Fitzpatrick on “UV spectral synthesis of Vega” and the “A-star puzzle”

IUE high-resolution UV spectrum of Vega star.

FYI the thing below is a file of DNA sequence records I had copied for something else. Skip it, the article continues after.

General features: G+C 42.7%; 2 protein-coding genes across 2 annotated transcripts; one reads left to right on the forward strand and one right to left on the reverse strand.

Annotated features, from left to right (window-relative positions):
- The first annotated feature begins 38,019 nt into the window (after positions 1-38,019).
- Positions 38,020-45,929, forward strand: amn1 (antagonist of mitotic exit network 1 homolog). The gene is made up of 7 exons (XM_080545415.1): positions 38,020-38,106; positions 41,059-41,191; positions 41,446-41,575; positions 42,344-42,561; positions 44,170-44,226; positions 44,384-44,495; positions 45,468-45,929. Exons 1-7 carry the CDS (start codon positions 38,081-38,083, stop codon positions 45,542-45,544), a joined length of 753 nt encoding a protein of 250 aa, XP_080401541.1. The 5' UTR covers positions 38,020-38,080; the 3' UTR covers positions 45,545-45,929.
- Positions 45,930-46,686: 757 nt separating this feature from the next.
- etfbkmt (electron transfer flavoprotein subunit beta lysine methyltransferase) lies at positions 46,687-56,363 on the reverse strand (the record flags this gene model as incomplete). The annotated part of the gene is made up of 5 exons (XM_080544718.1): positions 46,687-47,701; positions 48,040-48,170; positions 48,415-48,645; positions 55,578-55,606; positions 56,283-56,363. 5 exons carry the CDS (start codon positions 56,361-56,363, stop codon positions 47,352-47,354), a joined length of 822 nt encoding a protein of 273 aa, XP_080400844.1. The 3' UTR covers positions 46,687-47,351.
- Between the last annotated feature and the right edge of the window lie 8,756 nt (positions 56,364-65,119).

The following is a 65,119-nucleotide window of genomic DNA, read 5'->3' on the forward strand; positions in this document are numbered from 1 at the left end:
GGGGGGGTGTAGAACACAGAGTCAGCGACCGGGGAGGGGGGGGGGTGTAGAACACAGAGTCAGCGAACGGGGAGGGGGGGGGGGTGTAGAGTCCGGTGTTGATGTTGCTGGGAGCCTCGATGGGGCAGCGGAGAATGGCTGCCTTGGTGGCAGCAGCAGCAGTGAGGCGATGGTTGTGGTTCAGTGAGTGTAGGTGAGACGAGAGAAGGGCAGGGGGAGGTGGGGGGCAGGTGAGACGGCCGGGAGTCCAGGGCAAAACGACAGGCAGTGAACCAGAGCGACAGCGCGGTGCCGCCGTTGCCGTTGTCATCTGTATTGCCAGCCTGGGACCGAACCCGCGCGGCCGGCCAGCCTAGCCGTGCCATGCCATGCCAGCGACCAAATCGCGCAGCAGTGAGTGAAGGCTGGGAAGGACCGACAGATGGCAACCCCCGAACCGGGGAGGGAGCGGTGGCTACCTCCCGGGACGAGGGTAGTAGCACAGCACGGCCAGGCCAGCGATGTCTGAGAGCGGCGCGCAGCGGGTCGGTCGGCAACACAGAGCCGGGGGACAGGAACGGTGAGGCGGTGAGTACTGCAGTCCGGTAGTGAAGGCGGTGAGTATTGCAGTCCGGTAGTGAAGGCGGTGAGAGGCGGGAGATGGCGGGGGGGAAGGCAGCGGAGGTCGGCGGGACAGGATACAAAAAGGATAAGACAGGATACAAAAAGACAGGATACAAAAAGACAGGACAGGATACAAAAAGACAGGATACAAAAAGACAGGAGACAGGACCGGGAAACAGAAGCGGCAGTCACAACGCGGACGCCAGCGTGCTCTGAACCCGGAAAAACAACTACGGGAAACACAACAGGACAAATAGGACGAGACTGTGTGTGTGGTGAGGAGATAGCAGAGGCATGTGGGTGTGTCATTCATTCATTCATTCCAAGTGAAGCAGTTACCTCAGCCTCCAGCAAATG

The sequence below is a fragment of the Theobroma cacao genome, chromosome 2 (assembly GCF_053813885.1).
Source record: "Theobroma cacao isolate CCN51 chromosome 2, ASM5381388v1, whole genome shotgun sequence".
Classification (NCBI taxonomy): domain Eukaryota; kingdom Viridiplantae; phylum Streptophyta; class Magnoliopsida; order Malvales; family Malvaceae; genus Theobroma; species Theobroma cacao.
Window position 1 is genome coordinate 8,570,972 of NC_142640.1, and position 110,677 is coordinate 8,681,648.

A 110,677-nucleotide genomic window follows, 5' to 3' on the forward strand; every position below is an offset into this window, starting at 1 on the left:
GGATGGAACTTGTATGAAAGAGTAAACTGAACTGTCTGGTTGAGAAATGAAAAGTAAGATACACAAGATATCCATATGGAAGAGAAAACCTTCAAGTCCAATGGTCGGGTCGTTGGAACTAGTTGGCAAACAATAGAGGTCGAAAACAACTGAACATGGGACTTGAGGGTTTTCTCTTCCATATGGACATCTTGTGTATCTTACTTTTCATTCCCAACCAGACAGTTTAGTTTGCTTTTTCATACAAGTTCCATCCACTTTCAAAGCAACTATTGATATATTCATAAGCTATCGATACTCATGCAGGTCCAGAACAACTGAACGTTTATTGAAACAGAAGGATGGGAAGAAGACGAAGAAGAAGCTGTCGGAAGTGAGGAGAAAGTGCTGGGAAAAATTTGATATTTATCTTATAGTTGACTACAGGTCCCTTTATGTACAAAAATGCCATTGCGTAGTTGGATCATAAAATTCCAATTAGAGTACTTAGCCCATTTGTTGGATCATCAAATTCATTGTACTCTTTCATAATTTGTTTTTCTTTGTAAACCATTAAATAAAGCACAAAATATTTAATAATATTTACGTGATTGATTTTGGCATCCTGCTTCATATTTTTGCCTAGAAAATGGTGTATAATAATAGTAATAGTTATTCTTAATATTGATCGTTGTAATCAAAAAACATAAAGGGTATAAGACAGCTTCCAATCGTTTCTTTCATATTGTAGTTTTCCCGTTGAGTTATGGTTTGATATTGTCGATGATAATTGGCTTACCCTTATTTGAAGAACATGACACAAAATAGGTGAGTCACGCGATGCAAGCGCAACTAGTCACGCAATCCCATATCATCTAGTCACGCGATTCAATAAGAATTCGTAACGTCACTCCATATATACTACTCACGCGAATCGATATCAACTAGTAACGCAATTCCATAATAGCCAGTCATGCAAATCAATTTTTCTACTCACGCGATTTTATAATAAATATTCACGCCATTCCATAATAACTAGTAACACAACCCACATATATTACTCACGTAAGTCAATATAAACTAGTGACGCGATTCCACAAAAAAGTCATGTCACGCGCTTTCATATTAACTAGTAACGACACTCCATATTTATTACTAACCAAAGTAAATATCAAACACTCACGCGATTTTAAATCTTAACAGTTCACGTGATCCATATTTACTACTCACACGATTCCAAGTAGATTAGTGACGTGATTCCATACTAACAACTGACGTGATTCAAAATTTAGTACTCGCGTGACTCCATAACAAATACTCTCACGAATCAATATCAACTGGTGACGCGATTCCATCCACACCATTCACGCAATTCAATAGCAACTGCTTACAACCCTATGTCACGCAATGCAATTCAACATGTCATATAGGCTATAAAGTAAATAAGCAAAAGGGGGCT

An A-type main-sequence star is a main-sequence (hydrogen-burning) star of spectral type A and luminosity class V. These stars have spectra which are defined by strong hydrogen Balmer absorption lines, have masses from 1.4 to 2.1 times the mass of the Sun, and surface temperatures between 7,600 and 10,000 K. Examples include Altair, Sirius A, and Vega. These stars have since become known as the “superficially normal” stars, the poster child for such stars is Vega (HD 172167) The challenge to identify exactly what “normal” is for an A-star is the so-called “A-Star Puzzle,” the question of whether truly “normal” A-stars even exist! E.L. Fitzpatrick, “UV SPECTRAL SYNTHESIS OF VEGA,” The Astrophysical Journal 725: 2401, 2011 [ArXiv preprint 23 Nov. 2010], analyzes the UV spectrum (1280–3200 Å) of the “superficially normal” A-star Vega, as observed by the IUE satellite at nearly best possible resolution comparable. The UV spectrum is fitted remarkably well by a single-temperature synthetic spectrum based on LTE atmosphere models and a newly constructed UV line list. If Vega were a normal, equator-on, slow-rotating star, then its spectrum and our analysis would indicate a temperature of Teff ≈ 9550 K, surface gravity of log g ≈ 3.7, general surface metallicity of [m/H] ≈ −0.5, and a microturbulence velocity of vturb ≈ 2.0 km/s. These parameters must be regarded as representing averages across the observed hemisphere. Modeling the complex UV line spectrum has allowed him to determine the specific surface abundances for 17 different chemical elements, including CNO, the light metals, and the iron group elements. The main sequence A-stars continue to be a fascinating array of distinct, chemically peculiar objects. Further studies of A-stars can lead to insights into the physical processes producing the observed phenomena.

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